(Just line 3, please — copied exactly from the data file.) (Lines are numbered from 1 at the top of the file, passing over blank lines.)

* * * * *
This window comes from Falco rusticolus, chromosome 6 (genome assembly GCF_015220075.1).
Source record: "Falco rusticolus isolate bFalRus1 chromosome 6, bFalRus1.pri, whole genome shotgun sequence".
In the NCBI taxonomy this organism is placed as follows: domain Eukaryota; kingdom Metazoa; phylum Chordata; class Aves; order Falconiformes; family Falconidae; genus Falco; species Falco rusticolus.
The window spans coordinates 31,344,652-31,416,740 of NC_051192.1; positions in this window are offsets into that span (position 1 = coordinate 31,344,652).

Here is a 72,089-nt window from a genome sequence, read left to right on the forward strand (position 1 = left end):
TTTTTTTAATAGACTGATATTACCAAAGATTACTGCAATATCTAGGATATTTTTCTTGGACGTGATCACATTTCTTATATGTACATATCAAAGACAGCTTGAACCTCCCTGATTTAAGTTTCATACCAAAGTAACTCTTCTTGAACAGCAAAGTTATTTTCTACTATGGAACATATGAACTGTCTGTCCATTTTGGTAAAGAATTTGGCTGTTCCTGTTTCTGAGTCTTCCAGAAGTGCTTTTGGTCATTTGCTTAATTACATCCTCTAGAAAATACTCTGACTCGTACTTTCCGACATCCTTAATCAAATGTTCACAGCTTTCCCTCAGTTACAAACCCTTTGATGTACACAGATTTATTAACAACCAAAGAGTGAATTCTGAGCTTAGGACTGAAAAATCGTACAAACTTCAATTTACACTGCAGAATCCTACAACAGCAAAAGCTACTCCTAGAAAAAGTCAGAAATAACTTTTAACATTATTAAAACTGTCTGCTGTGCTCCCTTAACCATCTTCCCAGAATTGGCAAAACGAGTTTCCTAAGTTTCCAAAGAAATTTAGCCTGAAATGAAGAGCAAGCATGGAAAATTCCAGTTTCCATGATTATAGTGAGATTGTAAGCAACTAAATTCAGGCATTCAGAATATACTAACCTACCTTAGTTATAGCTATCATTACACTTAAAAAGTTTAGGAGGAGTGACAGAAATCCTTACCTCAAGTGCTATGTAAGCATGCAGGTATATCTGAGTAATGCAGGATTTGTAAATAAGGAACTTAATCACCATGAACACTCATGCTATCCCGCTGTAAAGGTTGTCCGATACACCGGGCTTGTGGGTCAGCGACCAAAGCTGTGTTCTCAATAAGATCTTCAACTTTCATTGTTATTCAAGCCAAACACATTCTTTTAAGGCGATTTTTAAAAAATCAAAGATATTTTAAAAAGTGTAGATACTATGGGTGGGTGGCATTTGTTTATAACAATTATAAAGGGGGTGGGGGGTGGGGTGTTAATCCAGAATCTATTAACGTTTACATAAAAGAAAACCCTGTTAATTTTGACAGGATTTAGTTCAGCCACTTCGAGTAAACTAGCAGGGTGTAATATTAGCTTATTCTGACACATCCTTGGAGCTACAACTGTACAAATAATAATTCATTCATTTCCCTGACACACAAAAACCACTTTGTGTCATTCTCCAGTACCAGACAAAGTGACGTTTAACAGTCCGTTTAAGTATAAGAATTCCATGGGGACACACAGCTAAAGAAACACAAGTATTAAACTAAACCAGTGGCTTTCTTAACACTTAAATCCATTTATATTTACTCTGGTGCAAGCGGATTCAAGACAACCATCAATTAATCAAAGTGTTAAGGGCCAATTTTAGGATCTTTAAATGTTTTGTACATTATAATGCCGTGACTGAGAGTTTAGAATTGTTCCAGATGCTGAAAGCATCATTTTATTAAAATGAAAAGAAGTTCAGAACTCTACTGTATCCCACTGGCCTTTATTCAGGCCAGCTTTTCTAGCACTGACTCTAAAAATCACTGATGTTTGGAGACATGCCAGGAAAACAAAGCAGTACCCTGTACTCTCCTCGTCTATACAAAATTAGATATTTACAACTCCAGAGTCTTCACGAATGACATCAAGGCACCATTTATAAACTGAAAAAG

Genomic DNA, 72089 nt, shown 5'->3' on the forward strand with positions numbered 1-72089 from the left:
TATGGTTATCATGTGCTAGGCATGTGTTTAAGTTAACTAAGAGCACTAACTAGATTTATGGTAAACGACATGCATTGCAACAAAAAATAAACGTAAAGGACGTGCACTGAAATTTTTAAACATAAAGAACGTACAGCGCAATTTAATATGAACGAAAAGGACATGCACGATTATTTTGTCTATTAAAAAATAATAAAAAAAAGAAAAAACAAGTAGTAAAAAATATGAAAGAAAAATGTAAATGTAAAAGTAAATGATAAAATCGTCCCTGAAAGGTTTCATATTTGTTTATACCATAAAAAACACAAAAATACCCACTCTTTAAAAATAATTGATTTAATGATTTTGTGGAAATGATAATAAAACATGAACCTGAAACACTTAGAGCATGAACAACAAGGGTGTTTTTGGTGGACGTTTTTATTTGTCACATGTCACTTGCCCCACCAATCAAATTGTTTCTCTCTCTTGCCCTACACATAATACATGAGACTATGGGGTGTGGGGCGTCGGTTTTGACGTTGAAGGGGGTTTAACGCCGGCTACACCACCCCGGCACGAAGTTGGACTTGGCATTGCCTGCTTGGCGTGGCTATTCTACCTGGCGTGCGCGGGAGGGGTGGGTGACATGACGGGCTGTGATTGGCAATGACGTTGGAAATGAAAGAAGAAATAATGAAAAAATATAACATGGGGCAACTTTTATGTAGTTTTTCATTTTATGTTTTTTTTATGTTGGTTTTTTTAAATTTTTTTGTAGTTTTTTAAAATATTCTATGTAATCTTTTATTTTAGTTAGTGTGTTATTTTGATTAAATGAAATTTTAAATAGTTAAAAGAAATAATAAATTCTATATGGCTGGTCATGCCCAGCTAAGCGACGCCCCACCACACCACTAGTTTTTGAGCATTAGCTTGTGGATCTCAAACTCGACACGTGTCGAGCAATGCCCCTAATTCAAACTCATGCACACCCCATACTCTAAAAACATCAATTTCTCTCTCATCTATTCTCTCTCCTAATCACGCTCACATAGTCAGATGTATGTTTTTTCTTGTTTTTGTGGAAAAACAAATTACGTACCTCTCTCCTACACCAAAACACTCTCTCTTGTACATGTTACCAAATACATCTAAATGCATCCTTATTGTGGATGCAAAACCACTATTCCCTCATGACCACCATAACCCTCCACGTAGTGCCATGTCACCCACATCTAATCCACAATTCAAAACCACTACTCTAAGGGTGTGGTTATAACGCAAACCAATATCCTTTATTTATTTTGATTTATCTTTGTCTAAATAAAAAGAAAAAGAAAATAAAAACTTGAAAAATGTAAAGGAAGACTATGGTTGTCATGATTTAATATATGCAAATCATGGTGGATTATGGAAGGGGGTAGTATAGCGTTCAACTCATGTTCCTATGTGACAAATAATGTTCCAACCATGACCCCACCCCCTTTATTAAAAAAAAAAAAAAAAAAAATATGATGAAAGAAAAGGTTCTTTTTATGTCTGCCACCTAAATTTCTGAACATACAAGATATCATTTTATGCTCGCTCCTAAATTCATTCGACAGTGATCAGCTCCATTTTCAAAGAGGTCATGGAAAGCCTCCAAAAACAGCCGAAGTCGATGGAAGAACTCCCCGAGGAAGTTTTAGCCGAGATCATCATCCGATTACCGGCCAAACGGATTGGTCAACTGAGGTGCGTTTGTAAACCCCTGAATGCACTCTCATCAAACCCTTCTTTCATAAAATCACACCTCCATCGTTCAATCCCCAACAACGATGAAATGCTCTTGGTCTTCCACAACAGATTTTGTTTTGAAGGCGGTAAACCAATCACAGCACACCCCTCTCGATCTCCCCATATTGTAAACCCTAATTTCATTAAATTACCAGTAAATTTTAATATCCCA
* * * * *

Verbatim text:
In the NCBI taxonomy this organism is placed as follows: domain Eukaryota; kingdom Metazoa; phylum Chordata; class Aves; order Falconiformes; family Falconidae; genus Falco; species Falco rusticolus.